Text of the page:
Short Stories, Irish literature, Classics, Modern Fiction and Contemporary Literary Fiction, The Japanese Novel and post Colonial Asian Fiction are some of my Literary Interests





Tuesday, March 7, 2017

"Crazy They Call Me" by Zadie Smith (February 27, 2017 in The New Yorker)

You can experience "Crazy They Call Me" here




Haunting Video of "Strange Fruit"          















"Billie Holiday, who gave voice to loneliness both personal and institutional, who lived and died inside it, a life short on love and brutalised by racism. Billie Holiday, who was called Blackie to her face and made to take the back door even in venues where she was herself the headline act, wounds that she attempted to medicate with the poisonous ameliorators of alcohol and heroin. Billie Holiday, who in the summer of 1959 collapsed in her room on West 87th Street while eating custard and oatmeal, and who was taken first to the Knickerbocker and then to the Metropolitan Hospital in Harlem, where she was left –as so many AIDS patients would be in the years that followed, particularly if they too had black or brown skin –on a gurney in a corridor, just another dope case."  From The Lonely City Adventures in the Art of Being Alone by Olivia Lang




"Southern trees bear a strange fruit,
Blood on the leaves and blood at the root,
Black body swinging in the Southern breeze,
Strange fruit hanging from the poplar trees.


Pastoral scene of the gallant South,
The bulging eyes and the twisted mouth,
Scent of magnolia sweet and fresh,
And the sudden smell of burning flesh!



Here is a fruit for the crows to pluck,
For the rain to gather, for the wind to suck,
For the sun to rot, for a tree to drop,
Here is a strange and bitter crop."  - Strange Fruit

Frank O'Connor famously proclaimed that the short stories of the masters of the form are about outsiders, those with no one to speak for them, marginalized persons. Of course like most all sweeping literary generalizations this cannot be "proved" but it is an illuminating remark.  In January I read a book I wish I could have read fifty years ago, The Lonely City  Adventures in the Art of Being Alone by Olivia Lang.  Billie Holiday is one of the figures Lang talks about. Not all into the reading life will agree or relate but for others will see deep connections between an immersion in the reading life and being alone and loneliness.  Numerous book bloggers as well as authors have spoken about being an odd seeming child who retreated into a world of books.  The more they read, the more remote from others many became.  Some, maybe most, childhood readers slowly give it up but others keep going, building worlds for themselves, carrying less about the mundane world.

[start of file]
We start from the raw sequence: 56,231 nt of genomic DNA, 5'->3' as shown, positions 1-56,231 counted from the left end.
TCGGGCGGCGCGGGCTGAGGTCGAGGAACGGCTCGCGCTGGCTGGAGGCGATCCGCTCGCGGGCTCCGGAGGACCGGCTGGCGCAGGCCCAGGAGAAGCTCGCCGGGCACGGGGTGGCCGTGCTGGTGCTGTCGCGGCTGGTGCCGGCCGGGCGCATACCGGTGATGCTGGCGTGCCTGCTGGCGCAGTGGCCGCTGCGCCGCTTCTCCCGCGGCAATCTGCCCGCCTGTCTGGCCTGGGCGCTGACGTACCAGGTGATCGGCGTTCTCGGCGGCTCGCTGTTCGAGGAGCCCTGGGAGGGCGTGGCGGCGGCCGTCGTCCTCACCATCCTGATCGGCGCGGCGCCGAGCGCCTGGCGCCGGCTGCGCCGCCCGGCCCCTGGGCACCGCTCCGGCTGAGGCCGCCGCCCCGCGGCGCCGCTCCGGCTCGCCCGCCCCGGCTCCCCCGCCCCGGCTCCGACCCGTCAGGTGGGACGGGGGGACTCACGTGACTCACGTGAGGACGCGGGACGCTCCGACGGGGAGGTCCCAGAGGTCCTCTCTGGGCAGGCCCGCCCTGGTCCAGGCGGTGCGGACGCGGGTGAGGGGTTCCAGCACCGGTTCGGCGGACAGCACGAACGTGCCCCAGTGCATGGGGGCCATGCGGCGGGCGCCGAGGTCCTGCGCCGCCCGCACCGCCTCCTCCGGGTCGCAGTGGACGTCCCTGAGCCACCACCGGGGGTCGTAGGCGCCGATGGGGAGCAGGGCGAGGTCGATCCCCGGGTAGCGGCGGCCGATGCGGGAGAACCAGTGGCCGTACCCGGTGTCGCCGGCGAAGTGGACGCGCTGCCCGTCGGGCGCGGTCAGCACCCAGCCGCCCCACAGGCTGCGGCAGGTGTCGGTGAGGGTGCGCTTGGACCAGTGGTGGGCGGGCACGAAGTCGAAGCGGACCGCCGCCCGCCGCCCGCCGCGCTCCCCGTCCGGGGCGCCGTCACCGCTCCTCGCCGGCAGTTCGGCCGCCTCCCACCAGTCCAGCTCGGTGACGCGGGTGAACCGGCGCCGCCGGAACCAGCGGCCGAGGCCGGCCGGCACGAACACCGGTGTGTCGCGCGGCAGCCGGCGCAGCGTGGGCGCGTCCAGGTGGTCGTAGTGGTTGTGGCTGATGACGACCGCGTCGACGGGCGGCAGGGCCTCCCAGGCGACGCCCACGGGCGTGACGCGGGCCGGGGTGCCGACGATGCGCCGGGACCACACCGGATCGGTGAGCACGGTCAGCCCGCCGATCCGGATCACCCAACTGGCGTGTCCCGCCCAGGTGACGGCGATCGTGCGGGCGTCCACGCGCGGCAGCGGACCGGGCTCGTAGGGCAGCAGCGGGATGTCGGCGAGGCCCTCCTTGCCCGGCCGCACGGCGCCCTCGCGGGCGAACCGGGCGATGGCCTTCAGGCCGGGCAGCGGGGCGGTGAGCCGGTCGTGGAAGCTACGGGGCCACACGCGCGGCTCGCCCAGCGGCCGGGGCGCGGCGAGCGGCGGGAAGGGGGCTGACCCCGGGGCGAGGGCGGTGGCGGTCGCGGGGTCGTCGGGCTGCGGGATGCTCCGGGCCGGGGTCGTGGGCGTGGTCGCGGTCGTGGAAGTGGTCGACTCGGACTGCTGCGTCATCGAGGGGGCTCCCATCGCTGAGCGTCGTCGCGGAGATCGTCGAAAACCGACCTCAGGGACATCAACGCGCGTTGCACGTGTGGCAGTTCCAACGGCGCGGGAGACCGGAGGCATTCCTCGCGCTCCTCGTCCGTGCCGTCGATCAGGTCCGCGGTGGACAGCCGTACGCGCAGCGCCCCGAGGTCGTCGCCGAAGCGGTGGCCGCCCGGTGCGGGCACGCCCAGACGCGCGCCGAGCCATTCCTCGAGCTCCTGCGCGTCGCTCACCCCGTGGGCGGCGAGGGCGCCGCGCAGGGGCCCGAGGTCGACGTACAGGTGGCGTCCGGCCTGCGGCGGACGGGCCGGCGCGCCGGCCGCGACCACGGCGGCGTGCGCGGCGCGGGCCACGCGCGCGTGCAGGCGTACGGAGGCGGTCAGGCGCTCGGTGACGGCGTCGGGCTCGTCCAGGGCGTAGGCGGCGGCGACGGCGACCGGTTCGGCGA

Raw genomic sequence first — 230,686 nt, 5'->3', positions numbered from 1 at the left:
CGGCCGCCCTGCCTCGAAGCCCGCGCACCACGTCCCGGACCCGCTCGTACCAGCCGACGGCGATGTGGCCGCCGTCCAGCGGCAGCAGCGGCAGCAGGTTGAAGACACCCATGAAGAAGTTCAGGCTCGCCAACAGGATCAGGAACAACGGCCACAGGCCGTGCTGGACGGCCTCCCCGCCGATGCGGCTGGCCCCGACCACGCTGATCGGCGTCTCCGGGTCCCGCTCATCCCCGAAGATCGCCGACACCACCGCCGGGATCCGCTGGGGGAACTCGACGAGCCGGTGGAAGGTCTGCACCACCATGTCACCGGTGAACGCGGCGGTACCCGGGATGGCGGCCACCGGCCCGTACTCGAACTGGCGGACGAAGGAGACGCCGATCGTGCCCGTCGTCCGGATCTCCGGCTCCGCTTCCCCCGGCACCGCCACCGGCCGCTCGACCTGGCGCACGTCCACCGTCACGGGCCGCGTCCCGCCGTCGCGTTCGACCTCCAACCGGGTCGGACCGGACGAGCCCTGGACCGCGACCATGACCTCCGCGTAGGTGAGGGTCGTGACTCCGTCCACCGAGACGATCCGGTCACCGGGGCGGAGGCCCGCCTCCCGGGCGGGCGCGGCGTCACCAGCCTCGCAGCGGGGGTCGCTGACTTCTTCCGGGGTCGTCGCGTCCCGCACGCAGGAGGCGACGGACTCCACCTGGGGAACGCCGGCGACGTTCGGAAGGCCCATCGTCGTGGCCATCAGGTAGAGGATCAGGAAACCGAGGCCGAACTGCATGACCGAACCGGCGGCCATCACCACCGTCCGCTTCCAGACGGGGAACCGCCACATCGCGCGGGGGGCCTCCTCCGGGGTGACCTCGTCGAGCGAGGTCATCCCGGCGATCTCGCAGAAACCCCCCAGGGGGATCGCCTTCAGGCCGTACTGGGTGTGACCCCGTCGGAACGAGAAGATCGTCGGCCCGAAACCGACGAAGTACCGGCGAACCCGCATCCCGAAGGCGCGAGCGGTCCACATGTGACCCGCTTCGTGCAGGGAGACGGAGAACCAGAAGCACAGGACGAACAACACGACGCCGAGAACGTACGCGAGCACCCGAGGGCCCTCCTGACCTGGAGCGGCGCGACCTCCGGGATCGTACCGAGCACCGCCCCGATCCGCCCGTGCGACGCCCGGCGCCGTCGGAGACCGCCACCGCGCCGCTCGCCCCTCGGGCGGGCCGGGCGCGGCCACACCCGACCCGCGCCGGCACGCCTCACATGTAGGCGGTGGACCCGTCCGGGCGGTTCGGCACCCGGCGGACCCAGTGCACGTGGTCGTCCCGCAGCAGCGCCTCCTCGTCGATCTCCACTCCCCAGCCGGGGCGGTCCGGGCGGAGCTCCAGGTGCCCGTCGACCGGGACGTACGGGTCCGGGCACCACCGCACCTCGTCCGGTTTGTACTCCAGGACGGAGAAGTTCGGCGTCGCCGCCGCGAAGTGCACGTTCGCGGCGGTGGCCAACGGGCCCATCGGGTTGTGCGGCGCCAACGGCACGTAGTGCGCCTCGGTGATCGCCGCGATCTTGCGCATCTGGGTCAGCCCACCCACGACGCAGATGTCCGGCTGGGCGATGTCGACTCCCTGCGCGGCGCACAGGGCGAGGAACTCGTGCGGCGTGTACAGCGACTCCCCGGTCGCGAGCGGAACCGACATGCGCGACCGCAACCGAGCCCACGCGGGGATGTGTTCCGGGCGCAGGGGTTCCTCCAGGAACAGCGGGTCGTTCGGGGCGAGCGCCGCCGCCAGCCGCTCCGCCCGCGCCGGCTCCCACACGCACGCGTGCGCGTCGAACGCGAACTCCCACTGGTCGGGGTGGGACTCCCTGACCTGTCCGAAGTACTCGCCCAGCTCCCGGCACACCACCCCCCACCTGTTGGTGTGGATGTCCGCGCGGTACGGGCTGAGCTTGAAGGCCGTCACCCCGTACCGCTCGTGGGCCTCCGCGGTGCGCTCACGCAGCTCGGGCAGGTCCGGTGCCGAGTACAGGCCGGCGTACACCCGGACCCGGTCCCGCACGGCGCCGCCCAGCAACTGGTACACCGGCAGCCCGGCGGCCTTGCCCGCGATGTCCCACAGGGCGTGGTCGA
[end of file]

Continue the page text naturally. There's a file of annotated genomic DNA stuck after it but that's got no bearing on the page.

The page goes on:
"They Call Me Crazy" by Zadie Smith (which you can both read online and hear the author read the story for free on the webpage of The New Yorker is a wonderful story told in the person of Billie Holiday.  My main purpose in this post is to let my readers know of this story and to add it to my reading journal. To Lang Billie Holiday exemplifies loneliness in the big city.  She was African American in a time of legalized racism, a drug user, and occasional bisexual.  She never found a
world in which she could be at home.  "They Call Me Crazy" is sort of about her reaction to the people who came to hers her sing in nightclubs in New York City, mostly affluent Caucasians.  Her iconic song, about the Lynching of Black men in the American south was beyond the understanding of most of her audience.  We see her losing herself in opiate drugs, drugs of deep inwardness and retreat.  

The last lines of Smith's story transcend brilliance.  I loved it and so will you.  I read it first, then I listened to Smith's reading of it (16 minutes).  I also suggest after reading the story you listen to a recording by Holiday of "Strange Fruit" (on You Tube).

I have read and posted upon a few of Zadie Smith's short stories but have not yet ventured into her novels.  


Mel u






2 comments:

Mudpuddle said...

the truth re American social history is not pretty;"all men are created equal" has been more disregarded than honored... today's attitudes are not significantly different... tx for this post...

Mel u said...

Mudpuddle. America is now in danger of reverting to the values that destroyed Billie Holidsy. Thanks for your insights.